The Orbs package looks like a plastic box of breath mints, but it's really a new tobacco product. Are they marketing this toward our children?
Some critics in Portland, Oregon say a new tobacco product looks too much like candy. They said it could be difficult to tell that the product isn't candy because the case looks like a mint, but it packs more nicotine than most cigarettes.
Orbs Dissolvable Tobacco is being test marketed in Portland and several other cities by R.J. Reynolds Tobacco. The pellets of what Reynolds calls dissolvable tobacco look like a candy mint. (Reynolds plans to test the Orbs in a chewable stick and a strip form later this spring.)
The Campaign for Tobacco-Free Kids isn't too happy about R.J. Reynolds' latest cigarette incarnation: "They are likely to appeal to children because they are flavored and packaged like candy, are easy to conceal even in a classroom, and carry the Camel brand that is already so popular with underage smokers."As a pediatrician, the Orbs product and packaging disturbs Dr. Cara Natterson. "Yes, it bothers me. And frankly, I don't get it," she says. "Tobacco has a slew of associated health risks, including a well known association between chewing tobacco and oral cancers. Did a new product really need to be introduced? Even if it is difficult for children to get hold of, I would imagine that it's dangerous for adult users, too."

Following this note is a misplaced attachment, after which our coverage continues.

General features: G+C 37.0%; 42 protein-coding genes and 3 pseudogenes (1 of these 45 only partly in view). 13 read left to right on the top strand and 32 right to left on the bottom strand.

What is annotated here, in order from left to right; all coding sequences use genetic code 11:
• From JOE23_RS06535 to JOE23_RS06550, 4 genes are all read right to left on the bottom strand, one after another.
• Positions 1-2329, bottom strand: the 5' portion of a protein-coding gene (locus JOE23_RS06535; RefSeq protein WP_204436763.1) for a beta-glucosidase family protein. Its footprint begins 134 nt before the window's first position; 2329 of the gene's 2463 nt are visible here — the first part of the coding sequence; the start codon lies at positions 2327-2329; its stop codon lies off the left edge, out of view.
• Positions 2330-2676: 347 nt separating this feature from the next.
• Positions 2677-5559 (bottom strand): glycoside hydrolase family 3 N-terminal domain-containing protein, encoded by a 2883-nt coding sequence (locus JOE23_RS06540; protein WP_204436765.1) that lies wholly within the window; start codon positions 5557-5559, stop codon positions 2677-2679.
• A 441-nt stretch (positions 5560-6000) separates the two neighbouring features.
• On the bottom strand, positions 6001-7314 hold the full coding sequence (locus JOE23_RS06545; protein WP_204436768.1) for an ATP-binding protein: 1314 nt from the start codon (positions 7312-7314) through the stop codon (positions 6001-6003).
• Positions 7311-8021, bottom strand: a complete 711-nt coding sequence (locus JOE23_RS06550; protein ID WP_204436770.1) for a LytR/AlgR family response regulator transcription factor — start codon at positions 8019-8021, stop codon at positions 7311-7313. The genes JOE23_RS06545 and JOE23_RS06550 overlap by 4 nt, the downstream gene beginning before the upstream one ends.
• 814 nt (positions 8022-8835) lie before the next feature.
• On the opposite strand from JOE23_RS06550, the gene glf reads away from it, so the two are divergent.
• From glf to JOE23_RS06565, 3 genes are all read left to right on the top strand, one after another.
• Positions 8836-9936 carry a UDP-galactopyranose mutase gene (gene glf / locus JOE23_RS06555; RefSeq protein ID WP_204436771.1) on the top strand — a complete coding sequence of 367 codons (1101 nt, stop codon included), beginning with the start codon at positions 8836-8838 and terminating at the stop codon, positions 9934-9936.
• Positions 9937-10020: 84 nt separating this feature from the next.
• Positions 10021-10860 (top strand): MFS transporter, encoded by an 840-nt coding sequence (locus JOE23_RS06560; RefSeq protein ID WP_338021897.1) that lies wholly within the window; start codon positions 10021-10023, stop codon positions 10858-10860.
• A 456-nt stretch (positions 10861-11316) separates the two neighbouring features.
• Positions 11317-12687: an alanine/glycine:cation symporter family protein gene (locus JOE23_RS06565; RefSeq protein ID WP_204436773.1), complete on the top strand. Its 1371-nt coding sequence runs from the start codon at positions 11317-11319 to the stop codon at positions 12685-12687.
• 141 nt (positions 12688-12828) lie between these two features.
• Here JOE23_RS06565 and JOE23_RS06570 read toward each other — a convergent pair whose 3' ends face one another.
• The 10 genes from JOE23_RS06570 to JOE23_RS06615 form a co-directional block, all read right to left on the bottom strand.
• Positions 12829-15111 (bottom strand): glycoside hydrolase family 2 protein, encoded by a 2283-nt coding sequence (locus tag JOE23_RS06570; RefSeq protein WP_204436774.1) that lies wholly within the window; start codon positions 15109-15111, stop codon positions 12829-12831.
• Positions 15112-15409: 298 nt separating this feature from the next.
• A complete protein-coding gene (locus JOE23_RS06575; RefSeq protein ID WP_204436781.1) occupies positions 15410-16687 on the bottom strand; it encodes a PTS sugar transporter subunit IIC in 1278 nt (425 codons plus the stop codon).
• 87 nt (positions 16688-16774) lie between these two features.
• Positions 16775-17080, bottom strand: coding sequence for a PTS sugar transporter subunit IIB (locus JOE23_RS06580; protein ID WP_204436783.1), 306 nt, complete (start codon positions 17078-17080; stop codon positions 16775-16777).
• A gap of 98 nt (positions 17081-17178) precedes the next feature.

An R.J. Reynolds spokesman said the product is meant for adults and has warning labels on the package. The Orbs product is stored behind the counter in stores, to be sold only to those 18 or older.
But R.J. Reynolds cigarettes have a long history of allegedly marketing to children. In 1997 Joe Camel was stricken from advertisements after a 1991 report, (well, long after the report) from the Journal of the American Medical Association, that concluded more young children could recognize the cartoon camel than could recognize Mickey Mouse.
As recently as 2005, flavored cigarettes with yummy names like Mandarin Mint, Izmar Stinger, Twist, and Creamy Mellow Mint caused an uproar and were eventually pulled from the shelves. The company finally agreed to "stop identifying cigarettes with candy, fruit, desserts or alcoholic beverage names, imagery or ads."
Um, does putting smokeless cigarettes in packaging that resembles candy tins count?
Click to see "Marketing Mishaps" gallery.